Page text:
This is the first time we had ever had to deal with a PDL, and it appears there is no graceful recovery from this? I have a ticket open with support to hopefully get some good news that there is a “re-connect” that can be done in this situation.

    The only option was to vMotion VMs that had shared storage that was accessible, and reboot the host (not in maintenance mode). Once the host came back up, the Datastores were active, VMs powered up automatically that were basically hung on the inactive Datastores, and all was well again. This doesn’t seem like a great solution, of course.

    Support has indicated this: As a best practice we need to shut down the VM’s, shutdown the host, reboot the SAN. Shutting down all hosts is the best practice defined by VMware.

    So, if a SAN needs to be reset, or all paths “to a specific SAN” (we have many) need to be taken down temporarily, the entire cluster needs to be shut down? Seems absurd!?

    Just thought I’d check to see if there were any ideas others had – and if there are enough improvements in 5.1 to avoid this issue entirely? A “re-connect” option at the LUN level in the Storage Adapters section where “lost communication” is listed would be the easiest solution.


  6. Hi Cormac,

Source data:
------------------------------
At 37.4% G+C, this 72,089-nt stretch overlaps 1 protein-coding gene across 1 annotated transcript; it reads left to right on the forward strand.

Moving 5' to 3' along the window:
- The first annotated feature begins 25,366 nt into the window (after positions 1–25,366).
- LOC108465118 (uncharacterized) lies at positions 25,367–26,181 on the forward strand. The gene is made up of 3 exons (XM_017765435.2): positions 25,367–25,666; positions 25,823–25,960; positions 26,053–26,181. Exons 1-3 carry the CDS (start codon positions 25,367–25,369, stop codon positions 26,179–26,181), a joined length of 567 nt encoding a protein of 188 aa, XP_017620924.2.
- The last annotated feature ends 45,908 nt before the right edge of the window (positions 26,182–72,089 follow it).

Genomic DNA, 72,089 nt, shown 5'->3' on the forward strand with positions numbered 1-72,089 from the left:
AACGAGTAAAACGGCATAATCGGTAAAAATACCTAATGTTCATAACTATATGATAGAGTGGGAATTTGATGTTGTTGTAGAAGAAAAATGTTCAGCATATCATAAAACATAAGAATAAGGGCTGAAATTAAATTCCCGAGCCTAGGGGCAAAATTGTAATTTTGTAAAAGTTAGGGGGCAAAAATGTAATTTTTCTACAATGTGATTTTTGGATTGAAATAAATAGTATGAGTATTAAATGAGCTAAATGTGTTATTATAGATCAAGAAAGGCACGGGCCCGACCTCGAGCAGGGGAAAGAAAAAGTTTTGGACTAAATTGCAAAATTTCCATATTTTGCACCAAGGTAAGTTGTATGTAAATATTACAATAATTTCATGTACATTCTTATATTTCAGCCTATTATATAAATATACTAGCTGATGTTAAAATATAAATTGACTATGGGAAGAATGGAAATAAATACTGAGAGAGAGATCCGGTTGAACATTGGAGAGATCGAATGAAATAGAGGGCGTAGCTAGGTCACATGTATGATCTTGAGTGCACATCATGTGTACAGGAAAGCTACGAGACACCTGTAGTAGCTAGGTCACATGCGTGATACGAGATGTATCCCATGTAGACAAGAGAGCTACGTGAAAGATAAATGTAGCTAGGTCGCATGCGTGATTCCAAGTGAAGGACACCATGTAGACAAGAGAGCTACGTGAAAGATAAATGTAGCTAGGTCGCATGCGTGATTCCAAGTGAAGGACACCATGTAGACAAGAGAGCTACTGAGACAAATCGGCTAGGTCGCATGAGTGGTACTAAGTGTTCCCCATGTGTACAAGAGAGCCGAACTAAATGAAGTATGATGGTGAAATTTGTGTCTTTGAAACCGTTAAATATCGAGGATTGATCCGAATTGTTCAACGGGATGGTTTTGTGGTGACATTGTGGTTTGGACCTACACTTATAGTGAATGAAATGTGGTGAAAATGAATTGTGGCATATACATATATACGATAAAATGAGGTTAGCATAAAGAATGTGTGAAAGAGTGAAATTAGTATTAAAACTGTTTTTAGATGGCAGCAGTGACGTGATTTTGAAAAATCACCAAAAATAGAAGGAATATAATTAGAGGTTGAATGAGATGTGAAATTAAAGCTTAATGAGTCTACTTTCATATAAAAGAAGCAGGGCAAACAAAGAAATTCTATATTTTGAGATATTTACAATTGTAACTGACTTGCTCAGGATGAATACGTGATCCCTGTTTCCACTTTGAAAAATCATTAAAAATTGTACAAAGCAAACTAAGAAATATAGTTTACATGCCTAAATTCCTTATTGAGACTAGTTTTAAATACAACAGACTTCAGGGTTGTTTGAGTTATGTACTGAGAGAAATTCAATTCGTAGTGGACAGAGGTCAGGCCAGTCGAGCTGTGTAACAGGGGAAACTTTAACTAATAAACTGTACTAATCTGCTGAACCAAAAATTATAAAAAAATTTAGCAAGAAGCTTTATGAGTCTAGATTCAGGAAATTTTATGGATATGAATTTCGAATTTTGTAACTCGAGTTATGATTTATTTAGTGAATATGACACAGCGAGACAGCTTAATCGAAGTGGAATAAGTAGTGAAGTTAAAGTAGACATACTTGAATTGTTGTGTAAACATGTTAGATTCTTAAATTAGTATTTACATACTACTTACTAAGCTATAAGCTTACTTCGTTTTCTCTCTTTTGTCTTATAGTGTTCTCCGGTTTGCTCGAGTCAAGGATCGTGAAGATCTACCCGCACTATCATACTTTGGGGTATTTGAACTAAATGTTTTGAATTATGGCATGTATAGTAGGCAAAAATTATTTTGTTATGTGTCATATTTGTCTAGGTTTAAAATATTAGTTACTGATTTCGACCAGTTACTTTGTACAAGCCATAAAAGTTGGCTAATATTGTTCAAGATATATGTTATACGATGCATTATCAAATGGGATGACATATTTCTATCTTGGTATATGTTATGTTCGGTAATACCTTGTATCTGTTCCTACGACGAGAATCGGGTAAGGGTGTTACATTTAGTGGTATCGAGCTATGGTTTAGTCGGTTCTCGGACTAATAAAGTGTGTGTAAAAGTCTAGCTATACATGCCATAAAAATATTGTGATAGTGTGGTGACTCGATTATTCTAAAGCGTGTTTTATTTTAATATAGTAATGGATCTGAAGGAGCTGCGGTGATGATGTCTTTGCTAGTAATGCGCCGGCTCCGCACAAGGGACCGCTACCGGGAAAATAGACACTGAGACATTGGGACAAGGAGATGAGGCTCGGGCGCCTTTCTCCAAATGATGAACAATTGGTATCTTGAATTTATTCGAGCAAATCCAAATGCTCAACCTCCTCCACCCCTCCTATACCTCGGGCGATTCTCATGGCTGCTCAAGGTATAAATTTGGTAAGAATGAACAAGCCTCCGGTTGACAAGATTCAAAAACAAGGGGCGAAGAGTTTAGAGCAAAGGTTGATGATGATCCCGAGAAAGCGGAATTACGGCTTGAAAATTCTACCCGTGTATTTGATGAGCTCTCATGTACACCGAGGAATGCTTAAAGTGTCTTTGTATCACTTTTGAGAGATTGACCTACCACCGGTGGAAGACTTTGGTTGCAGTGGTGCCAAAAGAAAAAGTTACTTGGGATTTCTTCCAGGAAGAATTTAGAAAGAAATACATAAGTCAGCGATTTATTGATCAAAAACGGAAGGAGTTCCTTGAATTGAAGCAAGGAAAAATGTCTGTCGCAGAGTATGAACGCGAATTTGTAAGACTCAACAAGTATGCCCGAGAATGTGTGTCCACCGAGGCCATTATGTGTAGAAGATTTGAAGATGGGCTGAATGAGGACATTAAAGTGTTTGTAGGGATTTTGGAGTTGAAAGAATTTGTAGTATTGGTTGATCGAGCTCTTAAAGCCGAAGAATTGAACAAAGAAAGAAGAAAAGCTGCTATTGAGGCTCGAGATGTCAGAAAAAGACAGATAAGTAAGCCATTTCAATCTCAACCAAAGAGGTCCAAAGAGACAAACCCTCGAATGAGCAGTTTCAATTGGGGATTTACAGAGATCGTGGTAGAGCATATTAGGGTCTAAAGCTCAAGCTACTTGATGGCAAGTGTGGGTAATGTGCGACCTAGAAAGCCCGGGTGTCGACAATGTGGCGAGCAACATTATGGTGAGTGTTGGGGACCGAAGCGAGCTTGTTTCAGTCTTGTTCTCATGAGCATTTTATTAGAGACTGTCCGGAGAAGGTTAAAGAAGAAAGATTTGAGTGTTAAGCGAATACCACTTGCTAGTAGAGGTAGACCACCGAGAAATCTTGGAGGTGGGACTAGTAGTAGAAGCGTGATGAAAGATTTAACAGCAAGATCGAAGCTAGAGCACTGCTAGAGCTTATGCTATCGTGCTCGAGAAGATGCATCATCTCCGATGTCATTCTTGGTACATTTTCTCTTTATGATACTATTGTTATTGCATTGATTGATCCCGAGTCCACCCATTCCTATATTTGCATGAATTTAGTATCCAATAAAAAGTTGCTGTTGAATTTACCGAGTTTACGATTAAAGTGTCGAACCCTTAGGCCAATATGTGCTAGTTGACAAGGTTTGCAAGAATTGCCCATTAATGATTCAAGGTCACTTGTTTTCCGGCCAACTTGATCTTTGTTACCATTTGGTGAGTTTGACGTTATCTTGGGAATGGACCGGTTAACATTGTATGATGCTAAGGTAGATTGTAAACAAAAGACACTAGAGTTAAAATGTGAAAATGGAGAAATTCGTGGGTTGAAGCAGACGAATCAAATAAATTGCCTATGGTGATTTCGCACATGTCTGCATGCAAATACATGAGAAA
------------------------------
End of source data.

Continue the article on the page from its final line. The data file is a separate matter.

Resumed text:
We opened a case with the APD problem on a ESX5.1:

    Why: If a backup storage go down – the ESX host show an APD and stopped all VMs that had a connection – a little crazy for a backup lun!
    The backup Lun is no operational responsibility – only backup.

    -> Means that if an unimportant LUN stops, we lose 100 or 1000 important VM’s.

    Second bad function:
    Oracle Storagereplication – are> the replicated Oracle DB on RAW device (such as VMware’s recommended). If the connection to second vmdk lost (for the RAW device) -> Oracle server stops and sometimes it comes to a crash of the file system (corrupt).

    Shane is working on this case.

    Can you help us – maybe new features in 5.5?



    1. I’d recommend driving this via the support channels. That’s going to be the quickest route to an explanation.

      All I’d add is that, in the first item, if the device entered APD and not PDL, then it must have been an ‘unusual’ failure to have impacted the ESX host. Typically the failure will send back a SCSI sense code and the ESXi host can handle it appropriately (via PDL).

      I’ve no experience of Oracle’s storage replication product, so can’t really comment on that one.

Comments are closed.